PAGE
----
Lake Sasamat, pictured on Sunday, July 19, 2020, has seen an increase in beach-goers not respecting social distancing, and that has public officials in the area concerned. (igamband/Twitter)

Belcarra mayor disappointed at ‘lawlessness, disrespect’ from large crowds at local lakes

Police are urging people to practice caution in areas where ‘appropriate physical distancing is not feasible’

With heat waves this past weekend in the Lower Mainland, British Columbia residents might be looking to get away from the COVID-19 pandemic at local parks and beaches. However, police are now saying that large crowds in Port Moody are leading to heightened tensions.

Port Moody Police said in a news release that the large numbers of people at Sasamat Lake and White Pine Beach in Belcarra Regional Park is contributing to that friction. Officers say that they have responded to reports of physical assaults, assault with bear spray, intoxication and liquor consumption, and abuse of bylaw officers. Alcohol is prohibited inside the park. Overcrowding has also created some traffic issues, with illegal parking and people walking on the road.

Belcarra Mayor Neil Belenkie was quoted recently as calling Sasamat Lake the “Florida of Metro Vancouver” in a radio story due to the number of young people not practicing social distancing. He says that he and his constituents are deeply concerned by what they’ve been seeing.

“There’s lots of fear due to the lack of social distancing,” said Belenkie told Black Press Media Tuesday (July 28). “The environment is being trashed by car damage, littering and people parking on the side of the road.”

RELATED: Top doctor says ‘upswing’ in Western Canada’s COVID cases is pushing the curve upwards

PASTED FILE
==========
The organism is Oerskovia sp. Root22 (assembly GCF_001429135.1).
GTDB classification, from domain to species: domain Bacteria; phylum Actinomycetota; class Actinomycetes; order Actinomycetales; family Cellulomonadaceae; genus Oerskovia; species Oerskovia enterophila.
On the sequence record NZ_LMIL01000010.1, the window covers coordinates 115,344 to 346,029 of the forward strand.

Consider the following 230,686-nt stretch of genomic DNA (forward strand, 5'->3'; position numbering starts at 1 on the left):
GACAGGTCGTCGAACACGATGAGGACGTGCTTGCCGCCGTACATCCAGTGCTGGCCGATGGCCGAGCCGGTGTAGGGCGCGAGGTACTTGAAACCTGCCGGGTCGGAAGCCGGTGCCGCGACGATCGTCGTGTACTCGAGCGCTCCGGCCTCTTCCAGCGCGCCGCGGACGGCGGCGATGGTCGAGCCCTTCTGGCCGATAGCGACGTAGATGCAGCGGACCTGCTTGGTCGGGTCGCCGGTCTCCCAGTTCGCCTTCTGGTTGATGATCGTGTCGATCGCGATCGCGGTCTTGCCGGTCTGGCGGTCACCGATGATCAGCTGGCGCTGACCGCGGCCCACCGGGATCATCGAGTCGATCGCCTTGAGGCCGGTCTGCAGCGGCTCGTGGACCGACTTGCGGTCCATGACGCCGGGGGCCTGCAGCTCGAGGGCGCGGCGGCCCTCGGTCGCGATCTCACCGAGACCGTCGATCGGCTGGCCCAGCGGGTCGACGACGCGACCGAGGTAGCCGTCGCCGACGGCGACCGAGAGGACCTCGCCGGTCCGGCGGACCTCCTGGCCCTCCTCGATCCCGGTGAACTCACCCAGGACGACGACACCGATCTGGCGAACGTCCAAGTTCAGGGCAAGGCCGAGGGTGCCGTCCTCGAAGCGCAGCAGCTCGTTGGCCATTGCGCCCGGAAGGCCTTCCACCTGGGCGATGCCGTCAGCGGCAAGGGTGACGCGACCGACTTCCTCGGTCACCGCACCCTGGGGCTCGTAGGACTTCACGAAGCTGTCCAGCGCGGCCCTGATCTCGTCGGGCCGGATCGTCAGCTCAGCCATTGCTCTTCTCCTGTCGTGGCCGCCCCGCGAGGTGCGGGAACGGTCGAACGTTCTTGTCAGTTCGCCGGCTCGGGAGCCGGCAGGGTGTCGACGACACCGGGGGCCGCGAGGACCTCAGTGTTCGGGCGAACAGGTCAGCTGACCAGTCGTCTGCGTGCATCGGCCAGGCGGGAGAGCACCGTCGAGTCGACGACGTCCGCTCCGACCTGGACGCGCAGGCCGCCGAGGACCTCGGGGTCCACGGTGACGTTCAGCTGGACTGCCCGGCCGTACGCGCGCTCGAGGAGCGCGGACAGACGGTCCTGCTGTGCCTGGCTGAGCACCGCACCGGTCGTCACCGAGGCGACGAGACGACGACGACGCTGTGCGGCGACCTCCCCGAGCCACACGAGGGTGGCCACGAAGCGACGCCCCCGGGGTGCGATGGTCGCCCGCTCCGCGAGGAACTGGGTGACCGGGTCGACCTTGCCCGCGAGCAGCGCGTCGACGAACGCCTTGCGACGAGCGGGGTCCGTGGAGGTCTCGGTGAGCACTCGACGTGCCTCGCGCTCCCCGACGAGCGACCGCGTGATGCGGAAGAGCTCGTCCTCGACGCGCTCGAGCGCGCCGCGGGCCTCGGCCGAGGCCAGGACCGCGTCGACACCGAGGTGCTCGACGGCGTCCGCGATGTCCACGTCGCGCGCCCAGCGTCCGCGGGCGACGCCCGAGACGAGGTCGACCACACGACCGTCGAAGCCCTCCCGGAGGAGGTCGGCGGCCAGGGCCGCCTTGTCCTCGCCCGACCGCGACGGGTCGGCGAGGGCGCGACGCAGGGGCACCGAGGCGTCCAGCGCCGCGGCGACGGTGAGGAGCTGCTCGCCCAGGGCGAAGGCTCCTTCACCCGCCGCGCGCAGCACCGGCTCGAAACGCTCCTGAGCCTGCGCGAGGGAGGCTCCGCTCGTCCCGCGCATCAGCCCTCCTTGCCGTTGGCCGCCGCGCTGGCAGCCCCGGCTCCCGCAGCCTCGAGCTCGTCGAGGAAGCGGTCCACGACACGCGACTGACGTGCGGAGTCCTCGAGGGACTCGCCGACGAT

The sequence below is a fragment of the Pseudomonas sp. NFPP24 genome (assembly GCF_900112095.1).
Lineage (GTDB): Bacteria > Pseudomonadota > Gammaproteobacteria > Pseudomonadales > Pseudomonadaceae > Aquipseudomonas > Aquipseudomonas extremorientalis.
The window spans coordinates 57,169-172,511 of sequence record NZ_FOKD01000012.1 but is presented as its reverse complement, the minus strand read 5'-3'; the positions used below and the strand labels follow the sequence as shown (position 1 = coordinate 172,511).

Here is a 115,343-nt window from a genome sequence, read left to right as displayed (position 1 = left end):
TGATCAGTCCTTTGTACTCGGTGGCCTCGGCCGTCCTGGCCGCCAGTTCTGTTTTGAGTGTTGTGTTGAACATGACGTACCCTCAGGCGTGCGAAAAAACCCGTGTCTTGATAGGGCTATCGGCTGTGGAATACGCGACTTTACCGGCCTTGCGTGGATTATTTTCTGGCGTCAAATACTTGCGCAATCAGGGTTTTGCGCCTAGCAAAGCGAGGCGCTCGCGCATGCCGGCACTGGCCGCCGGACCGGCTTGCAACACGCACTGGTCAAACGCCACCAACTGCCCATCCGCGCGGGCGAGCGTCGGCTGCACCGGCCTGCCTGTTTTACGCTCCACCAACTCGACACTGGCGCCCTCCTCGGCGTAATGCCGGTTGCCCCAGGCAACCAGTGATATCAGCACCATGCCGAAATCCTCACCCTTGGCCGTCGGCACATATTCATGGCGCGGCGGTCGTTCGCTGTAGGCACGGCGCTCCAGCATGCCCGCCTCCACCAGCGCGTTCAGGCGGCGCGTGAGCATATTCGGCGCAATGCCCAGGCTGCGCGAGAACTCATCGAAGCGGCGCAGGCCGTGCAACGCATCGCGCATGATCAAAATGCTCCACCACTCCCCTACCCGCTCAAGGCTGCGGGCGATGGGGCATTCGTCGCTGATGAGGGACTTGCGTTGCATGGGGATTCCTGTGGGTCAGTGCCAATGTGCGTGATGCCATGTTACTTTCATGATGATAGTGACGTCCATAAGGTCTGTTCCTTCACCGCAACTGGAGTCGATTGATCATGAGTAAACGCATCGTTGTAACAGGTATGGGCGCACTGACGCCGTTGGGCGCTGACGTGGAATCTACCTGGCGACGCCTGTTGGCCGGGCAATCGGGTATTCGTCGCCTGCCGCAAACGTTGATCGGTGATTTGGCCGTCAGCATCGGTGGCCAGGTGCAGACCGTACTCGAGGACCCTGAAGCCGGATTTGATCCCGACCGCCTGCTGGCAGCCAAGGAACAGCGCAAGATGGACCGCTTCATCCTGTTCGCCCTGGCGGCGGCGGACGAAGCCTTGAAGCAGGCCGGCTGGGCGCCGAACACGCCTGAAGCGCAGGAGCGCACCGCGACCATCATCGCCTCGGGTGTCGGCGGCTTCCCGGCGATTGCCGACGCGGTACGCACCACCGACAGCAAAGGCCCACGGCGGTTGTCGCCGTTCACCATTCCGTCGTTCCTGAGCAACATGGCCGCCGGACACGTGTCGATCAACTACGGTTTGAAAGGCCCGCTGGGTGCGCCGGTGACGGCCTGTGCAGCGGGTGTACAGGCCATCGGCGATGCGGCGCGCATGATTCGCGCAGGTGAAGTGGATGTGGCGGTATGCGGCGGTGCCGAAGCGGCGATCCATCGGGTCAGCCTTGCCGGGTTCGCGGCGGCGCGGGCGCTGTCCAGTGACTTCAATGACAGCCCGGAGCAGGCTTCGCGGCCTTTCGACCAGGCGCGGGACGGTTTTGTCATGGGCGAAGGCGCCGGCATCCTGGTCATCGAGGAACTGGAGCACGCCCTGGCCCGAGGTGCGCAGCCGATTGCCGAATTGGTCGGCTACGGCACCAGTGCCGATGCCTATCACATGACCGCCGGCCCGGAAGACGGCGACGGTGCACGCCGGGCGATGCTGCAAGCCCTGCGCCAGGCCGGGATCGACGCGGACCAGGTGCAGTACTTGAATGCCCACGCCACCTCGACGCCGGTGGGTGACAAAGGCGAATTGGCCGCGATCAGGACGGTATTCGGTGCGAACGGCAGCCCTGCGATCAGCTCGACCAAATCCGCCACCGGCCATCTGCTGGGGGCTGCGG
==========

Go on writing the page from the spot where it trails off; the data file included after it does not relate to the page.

“The volume of people is one thing, but the lawlessness and disrespect we’ve seen is unbelievable.”

In Belcarra, Fraser Health also released an advisory urging people to avoid swimming at White Pine Beach after testing at Sasamat Lake found high levels of E.coli contamination. The test – conducted on July 24 – found that the contamination exceeded 400 parts of bacteria per 100 ml of water.

A “satisfactory” E.coli result, according to the Fraser Health website, is less or equal to 200 E.coli bacteria per 100 ml.

That being said, Belenkie isn’t convinced theadvisory will deter people from showing up to Sasamat Lake.

“I think that the demographic of people who are coming out are obviously not concerned about their health or the health of people around them. They’re obviously not concerned about the pandemic.”

B.C. Premier John Horgan said he was disappointed to see video footage of crowds at beaches in Kelowna and Vancouver. However, Horgan has previously stated that the province would not penalize people for breaking public health guidelines, and the province will continue with this strategy.

– With files from The Canadian Press


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